As said before, the keyIds are numeric as they need to be sent in each frame, so sending a string uuids would cause too much overhead (specially on audio). Note that they are variable length encoded, so starting from 0 and incrementing the counter on each participant would provide the best performance.

You would also need to set the 32 bytes encryption key (and optionally the private key for signing) before encrypting any data:

Once this step is done, you can encrypt your peerconnection senders:

Note that you will need an unique id to be passed to the encryption method, which can be either the transceiver.mid or the track.id or any other one that you implement (as long as it is unique).

Internally the encrypt method will create the insertable streams for the sender and transfer them to the web worker so the encryption process is performed there.

You would do it similarly for decrypting the receivers:

When a frame with a new keyId is correctly decrypted on a RTCRtpReceiver insertable streams, you will get an event so you can associate the authenticated senderId being received on the receiver.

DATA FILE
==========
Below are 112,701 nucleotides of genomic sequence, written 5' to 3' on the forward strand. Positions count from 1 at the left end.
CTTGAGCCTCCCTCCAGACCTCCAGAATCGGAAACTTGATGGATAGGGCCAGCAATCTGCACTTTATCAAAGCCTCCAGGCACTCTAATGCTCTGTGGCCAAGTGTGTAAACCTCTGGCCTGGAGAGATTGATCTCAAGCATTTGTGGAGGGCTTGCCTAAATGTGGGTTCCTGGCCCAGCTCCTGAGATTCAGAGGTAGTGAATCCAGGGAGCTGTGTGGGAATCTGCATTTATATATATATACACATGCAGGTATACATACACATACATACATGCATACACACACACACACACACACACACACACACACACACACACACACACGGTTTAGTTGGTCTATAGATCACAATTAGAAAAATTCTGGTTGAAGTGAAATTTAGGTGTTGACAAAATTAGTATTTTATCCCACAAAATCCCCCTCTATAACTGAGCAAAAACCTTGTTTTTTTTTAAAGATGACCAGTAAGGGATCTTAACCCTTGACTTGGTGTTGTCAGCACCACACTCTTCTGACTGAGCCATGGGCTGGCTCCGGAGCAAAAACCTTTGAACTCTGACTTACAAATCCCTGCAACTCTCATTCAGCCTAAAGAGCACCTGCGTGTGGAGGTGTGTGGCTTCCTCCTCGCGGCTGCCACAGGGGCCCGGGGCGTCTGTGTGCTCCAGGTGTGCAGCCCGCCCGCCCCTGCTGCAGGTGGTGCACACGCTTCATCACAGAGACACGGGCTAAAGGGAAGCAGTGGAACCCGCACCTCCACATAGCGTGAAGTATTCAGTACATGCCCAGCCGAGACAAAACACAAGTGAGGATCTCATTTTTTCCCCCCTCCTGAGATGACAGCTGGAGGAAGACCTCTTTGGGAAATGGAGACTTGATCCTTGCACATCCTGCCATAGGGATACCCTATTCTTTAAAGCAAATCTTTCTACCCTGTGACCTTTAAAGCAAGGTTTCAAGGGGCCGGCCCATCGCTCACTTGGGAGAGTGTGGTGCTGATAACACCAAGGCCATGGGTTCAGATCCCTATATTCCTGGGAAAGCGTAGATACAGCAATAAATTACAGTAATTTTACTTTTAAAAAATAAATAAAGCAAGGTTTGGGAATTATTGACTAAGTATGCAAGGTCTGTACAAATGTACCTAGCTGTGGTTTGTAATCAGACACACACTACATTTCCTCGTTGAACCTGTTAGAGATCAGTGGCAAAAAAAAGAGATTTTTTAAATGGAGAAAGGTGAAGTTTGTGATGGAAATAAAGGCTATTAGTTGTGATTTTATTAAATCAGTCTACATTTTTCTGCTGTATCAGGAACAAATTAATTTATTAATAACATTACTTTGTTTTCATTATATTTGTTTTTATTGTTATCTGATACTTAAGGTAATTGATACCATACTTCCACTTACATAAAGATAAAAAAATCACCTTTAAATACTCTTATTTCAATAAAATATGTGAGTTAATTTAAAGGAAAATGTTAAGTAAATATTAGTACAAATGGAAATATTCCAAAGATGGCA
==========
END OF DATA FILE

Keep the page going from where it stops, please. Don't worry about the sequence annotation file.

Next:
However, in order to be able to decrypt the frames received by worker in the insertable streams, you will need to add a new receiver with its associated keyId and setup their symmetric key for encryption and public key for verification:

Signature verification

SFrame performs sender authentication by signing the authentication tags of several frames and sending the signature in the last frame of them.

SFrame.js will send signature information for each stream periodically and verify that the signature received for remote senders is valid according to its public key, but it is not clear which is the most appropriate way of signaling this back to the application.